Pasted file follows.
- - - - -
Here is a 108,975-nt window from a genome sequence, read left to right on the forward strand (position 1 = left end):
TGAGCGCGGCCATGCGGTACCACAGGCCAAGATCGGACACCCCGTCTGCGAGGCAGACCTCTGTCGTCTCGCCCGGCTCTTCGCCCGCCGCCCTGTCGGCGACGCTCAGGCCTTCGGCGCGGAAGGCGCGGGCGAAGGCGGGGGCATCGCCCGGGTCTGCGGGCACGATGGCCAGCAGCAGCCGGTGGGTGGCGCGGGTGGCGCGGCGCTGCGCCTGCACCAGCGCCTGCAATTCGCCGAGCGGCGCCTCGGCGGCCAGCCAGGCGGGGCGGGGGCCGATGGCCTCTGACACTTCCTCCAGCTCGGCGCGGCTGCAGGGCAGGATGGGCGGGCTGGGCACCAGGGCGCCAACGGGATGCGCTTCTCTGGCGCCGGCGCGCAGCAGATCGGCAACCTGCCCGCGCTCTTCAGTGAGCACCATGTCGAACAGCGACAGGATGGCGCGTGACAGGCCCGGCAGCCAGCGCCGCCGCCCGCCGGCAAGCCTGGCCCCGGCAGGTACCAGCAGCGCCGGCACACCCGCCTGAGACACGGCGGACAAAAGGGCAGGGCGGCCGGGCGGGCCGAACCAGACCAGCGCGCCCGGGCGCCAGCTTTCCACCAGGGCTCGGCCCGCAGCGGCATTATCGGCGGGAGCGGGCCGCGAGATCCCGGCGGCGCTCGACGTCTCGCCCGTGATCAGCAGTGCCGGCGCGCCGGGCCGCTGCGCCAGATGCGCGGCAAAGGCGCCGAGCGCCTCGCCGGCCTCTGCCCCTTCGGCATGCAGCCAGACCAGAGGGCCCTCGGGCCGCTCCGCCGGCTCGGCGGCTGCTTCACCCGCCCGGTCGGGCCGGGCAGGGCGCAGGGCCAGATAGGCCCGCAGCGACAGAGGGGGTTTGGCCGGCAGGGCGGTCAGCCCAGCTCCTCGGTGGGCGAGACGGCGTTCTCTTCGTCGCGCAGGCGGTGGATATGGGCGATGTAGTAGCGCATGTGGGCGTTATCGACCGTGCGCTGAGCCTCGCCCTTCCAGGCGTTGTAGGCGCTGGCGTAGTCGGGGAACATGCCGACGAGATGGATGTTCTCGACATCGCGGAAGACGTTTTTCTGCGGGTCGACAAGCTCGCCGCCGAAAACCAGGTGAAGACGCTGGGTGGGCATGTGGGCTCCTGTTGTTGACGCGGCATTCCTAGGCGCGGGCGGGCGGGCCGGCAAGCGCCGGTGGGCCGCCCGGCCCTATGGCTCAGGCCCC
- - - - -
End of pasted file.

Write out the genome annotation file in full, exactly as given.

Here is a 108,975-nt window from a genome sequence, read left to right on the forward strand (position 1 = left end):
TGAGCGCGGCCATGCGGTACCACAGGCCAAGATCGGACACCCCGTCTGCGAGGCAGACCTCTGTCGTCTCGCCCGGCTCTTCGCCCGCCGCCCTGTCGGCGACGCTCAGGCCTTCGGCGCGGAAGGCGCGGGCGAAGGCGGGGGCATCGCCCGGGTCTGCGGGCACGATGGCCAGCAGCAGCCGGTGGGTGGCGCGGGTGGCGCGGCGCTGCGCCTGCACCAGCGCCTGCAATTCGCCGAGCGGCGCCTCGGCGGCCAGCCAGGCGGGGCGGGGGCCGATGGCCTCTGACACTTCCTCCAGCTCGGCGCGGCTGCAGGGCAGGATGGGCGGGCTGGGCACCAGGGCGCCAACGGGATGCGCTTCTCTGGCGCCGGCGCGCAGCAGATCGGCAACCTGCCCGCGCTCTTCAGTGAGCACCATGTCGAACAGCGACAGGATGGCGCGTGACAGGCCCGGCAGCCAGCGCCGCCGCCCGCCGGCAAGCCTGGCCCCGGCAGGTACCAGCAGCGCCGGCACACCCGCCTGAGACACGGCGGACAAAAGGGCAGGGCGGCCGGGCGGGCCGAACCAGACCAGCGCGCCCGGGCGCCAGCTTTCCACCAGGGCTCGGCCCGCAGCGGCATTATCGGCGGGAGCGGGCCGCGAGATCCCGGCGGCGCTCGACGTCTCGCCCGTGATCAGCAGTGCCGGCGCGCCGGGCCGCTGCGCCAGATGCGCGGCAAAGGCGCCGAGCGCCTCGCCGGCCTCTGCCCCTTCGGCATGCAGCCAGACCAGAGGGCCCTCGGGCCGCTCCGCCGGCTCGGCGGCTGCTTCACCCGCCCGGTCGGGCCGGGCAGGGCGCAGGGCCAGATAGGCCCGCAGCGACAGAGGGGGTTTGGCCGGCAGGGCGGTCAGCCCAGCTCCTCGGTGGGCGAGACGGCGTTCTCTTCGTCGCGCAGGCGGTGGATATGGGCGATGTAGTAGCGCATGTGGGCGTTATCGACCGTGCGCTGAGCCTCGCCCTTCCAGGCGTTGTAGGCGCTGGCGTAGTCGGGGAACATGCCGACGAGATGGATGTTCTCGACATCGCGGAAGACGTTTTTCTGCGGGTCGACAAGCTCGCCGCCGAAAACCAGGTGAAGACGCTGGGTGGGCATGTGGGCTCCTGTTGTTGACGCGGCATTCCTAGGCGCGGGCGGGCGGGCCGGCAAGCGCCGGTGGGCCGCCCGGCCCTATGGCTCAGGCCCC